To date, only one woman, Zohreh Sefati, a Mujtahid who co-founded the women’s branch of the Qom seminary, passed the stringent vetting of the Guardian Council in 1998. Despite her exemplary credentials, she withdrew her candidacy after a conservative cleric opposed the presence of women in the Assembly.
Despite Rouhani’s campaign promises to eliminate gender discrimination, the current government hasn’t followed up on plans to establish a ministry for women’s affairs. Within the cabinet, all ministerial positions have been filled by men, while women hold subordinate roles as deputies or the heads of governors’ offices.
Last year, Shahindokht Molaverdi, vice president for women and family affairs, asked the Expediency Council to modify the election rules in favor of women, including measures to gradually increase their representation in parliament and city and village councils. The suggestion didn’t gain enough votes at the Expediency Council.
Women’s rights activists say the key to securing a broader space in the Iranian political sphere is to nurture a dialogue that bridges deep-seated factional divides. Non-collaboration could lead to such disasters as the 2007 debate overMahmoud Ahmadinejad government’s family support bill, whose original wording freed men from the obligation of registering temporary marriages and obtaining their first wife’s consent if they wished to marry a second one.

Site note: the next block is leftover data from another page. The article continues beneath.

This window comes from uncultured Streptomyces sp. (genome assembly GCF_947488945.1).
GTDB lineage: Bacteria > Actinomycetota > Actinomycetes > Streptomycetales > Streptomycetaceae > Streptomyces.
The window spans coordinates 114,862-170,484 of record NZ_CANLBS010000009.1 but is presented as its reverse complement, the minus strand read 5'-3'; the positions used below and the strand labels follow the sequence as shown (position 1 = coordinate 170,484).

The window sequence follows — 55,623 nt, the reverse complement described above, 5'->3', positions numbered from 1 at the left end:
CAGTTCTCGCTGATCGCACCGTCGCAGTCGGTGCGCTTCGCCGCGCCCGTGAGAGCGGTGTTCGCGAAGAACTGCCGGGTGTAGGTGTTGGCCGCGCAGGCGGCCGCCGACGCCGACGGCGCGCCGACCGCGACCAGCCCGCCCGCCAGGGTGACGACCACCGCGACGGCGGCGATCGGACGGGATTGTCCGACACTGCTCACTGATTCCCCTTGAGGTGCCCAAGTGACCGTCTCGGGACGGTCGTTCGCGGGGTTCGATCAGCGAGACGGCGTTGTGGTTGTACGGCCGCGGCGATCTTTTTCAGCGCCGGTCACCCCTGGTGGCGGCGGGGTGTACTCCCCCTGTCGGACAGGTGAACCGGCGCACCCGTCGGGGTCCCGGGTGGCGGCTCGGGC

While reformist female MPs called the bill “catastrophic,” women from conservative factions went along with the opinions of their male colleagues. Laleh Eftekhari, a principlist MP, and speaker of the women’s faction of parliament, advised lawmakers not to abide by what the international community says, adding that “Based on God’s order and Sharia, a man doesn’t need his first wife’s consent to get married again.”